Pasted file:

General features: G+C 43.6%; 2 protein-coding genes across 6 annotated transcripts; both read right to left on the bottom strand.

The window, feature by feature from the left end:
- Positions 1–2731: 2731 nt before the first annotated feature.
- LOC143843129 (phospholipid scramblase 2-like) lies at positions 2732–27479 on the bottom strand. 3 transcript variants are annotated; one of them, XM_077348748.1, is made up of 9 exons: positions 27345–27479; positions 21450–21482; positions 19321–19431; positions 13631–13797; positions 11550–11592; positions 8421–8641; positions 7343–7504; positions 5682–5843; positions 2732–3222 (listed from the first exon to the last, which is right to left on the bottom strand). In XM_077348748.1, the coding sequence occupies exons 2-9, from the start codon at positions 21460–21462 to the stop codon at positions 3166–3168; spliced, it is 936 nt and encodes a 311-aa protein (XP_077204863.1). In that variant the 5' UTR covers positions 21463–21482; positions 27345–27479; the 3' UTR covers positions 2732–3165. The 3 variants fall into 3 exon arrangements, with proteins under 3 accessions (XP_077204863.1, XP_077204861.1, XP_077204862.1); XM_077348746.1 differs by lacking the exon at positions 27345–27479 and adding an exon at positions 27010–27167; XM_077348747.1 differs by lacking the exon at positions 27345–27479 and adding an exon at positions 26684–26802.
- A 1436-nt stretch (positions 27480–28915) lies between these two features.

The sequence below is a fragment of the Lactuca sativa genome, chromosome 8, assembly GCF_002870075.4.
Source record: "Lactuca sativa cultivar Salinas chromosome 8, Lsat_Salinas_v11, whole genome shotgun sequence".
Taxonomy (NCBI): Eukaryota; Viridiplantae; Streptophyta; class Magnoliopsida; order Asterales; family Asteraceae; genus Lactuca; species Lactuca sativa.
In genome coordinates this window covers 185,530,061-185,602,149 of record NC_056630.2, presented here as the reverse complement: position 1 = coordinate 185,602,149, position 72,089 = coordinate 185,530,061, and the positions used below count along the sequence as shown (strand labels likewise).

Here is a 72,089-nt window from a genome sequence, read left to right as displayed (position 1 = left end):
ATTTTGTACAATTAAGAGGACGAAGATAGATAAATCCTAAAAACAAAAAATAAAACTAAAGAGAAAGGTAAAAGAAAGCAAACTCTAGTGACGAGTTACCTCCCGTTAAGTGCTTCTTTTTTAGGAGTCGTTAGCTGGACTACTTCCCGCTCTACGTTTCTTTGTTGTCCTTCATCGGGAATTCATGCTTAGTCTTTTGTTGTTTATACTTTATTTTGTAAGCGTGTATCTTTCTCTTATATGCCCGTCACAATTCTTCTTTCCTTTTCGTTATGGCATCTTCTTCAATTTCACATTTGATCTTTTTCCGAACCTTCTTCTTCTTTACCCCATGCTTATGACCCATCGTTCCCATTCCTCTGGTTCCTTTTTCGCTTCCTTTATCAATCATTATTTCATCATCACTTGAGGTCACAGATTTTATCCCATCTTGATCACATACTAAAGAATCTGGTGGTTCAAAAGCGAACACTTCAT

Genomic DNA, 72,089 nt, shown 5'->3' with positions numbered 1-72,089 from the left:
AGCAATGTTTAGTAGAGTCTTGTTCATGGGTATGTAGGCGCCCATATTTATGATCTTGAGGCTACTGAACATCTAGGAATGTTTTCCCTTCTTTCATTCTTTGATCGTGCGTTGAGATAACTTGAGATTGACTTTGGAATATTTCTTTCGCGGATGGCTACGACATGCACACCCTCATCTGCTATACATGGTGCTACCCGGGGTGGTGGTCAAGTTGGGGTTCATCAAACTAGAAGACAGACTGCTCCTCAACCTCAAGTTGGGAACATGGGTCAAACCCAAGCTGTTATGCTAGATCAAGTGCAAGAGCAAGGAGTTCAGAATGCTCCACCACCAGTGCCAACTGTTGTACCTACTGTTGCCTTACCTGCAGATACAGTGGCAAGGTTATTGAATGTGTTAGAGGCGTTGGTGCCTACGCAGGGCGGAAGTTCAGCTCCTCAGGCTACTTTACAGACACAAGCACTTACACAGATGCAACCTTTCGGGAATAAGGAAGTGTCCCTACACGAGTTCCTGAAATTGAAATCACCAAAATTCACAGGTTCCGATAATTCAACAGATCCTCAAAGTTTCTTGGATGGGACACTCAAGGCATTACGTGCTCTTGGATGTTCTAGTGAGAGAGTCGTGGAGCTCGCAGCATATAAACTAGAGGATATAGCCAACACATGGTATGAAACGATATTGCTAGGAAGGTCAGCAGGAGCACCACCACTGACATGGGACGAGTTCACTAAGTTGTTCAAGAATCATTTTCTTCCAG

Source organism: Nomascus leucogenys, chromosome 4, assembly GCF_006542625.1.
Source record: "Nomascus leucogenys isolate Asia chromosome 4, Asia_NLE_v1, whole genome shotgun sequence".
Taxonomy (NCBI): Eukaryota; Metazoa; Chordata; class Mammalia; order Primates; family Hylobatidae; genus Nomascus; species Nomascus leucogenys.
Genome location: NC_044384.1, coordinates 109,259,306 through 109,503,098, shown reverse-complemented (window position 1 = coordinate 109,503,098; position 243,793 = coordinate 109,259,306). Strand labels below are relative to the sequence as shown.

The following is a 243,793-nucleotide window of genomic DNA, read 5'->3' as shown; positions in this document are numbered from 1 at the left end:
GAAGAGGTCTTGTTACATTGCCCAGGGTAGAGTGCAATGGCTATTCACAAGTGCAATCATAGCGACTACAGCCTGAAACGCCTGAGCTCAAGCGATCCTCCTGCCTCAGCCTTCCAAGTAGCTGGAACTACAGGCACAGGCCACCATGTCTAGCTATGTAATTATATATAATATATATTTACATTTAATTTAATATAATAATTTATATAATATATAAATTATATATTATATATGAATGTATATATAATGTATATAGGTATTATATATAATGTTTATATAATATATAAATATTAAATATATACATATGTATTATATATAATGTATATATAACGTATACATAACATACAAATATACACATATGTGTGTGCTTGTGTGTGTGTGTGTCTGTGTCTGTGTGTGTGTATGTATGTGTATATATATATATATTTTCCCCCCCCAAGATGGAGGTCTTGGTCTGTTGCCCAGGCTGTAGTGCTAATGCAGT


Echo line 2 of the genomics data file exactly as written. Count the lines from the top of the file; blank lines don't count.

The window, feature by feature from the left end: